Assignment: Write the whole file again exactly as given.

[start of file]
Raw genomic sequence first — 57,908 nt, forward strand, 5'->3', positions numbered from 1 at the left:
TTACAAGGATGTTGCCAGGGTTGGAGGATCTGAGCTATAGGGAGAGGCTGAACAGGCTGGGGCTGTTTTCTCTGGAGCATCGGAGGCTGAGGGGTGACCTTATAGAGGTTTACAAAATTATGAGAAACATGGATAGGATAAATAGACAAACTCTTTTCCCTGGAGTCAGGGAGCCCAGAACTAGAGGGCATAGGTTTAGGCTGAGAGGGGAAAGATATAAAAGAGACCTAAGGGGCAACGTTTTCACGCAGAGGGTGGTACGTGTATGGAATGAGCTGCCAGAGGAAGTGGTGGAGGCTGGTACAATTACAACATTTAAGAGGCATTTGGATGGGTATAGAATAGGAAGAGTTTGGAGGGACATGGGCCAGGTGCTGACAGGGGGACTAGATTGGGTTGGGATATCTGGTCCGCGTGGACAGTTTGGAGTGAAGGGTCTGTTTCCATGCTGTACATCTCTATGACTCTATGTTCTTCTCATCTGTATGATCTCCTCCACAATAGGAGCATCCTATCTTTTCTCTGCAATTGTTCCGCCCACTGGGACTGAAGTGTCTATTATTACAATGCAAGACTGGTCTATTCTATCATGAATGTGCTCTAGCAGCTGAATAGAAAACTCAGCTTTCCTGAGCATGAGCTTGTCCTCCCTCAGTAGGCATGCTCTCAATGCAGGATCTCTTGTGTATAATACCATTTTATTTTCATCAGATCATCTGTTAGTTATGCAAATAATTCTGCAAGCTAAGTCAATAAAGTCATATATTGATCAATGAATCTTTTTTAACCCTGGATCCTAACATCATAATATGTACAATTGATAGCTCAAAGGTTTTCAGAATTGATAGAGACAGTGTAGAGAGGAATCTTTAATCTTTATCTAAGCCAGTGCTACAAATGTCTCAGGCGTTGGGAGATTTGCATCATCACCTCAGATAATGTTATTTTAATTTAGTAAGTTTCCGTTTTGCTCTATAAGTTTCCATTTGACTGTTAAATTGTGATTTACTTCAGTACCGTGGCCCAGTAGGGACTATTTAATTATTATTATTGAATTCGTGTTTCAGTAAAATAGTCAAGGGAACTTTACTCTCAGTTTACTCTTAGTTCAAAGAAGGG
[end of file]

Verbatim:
Raw genomic sequence first — 57,908 nt, forward strand, 5'->3', positions numbered from 1 at the left:
TTACAAGGATGTTGCCAGGGTTGGAGGATCTGAGCTATAGGGAGAGGCTGAACAGGCTGGGGCTGTTTTCTCTGGAGCATCGGAGGCTGAGGGGTGACCTTATAGAGGTTTACAAAATTATGAGAAACATGGATAGGATAAATAGACAAACTCTTTTCCCTGGAGTCAGGGAGCCCAGAACTAGAGGGCATAGGTTTAGGCTGAGAGGGGAAAGATATAAAAGAGACCTAAGGGGCAACGTTTTCACGCAGAGGGTGGTACGTGTATGGAATGAGCTGCCAGAGGAAGTGGTGGAGGCTGGTACAATTACAACATTTAAGAGGCATTTGGATGGGTATAGAATAGGAAGAGTTTGGAGGGACATGGGCCAGGTGCTGACAGGGGGACTAGATTGGGTTGGGATATCTGGTCCGCGTGGACAGTTTGGAGTGAAGGGTCTGTTTCCATGCTGTACATCTCTATGACTCTATGTTCTTCTCATCTGTATGATCTCCTCCACAATAGGAGCATCCTATCTTTTCTCTGCAATTGTTCCGCCCACTGGGACTGAAGTGTCTATTATTACAATGCAAGACTGGTCTATTCTATCATGAATGTGCTCTAGCAGCTGAATAGAAAACTCAGCTTTCCTGAGCATGAGCTTGTCCTCCCTCAGTAGGCATGCTCTCAATGCAGGATCTCTTGTGTATAATACCATTTTATTTTCATCAGATCATCTGTTAGTTATGCAAATAATTCTGCAAGCTAAGTCAATAAAGTCATATATTGATCAATGAATCTTTTTTAACCCTGGATCCTAACATCATAATATGTACAATTGATAGCTCAAAGGTTTTCAGAATTGATAGAGACAGTGTAGAGAGGAATCTTTAATCTTTATCTAAGCCAGTGCTACAAATGTCTCAGGCGTTGGGAGATTTGCATCATCACCTCAGATAATGTTATTTTAATTTAGTAAGTTTCCGTTTTGCTCTATAAGTTTCCATTTGACTGTTAAATTGTGATTTACTTCAGTACCGTGGCCCAGTAGGGACTATTTAATTATTATTATTGAATTCGTGTTTCAGTAAAATAGTCAAGGGAACTTTACTCTCAGTTTACTCTTAGTTCAAAGAAGGG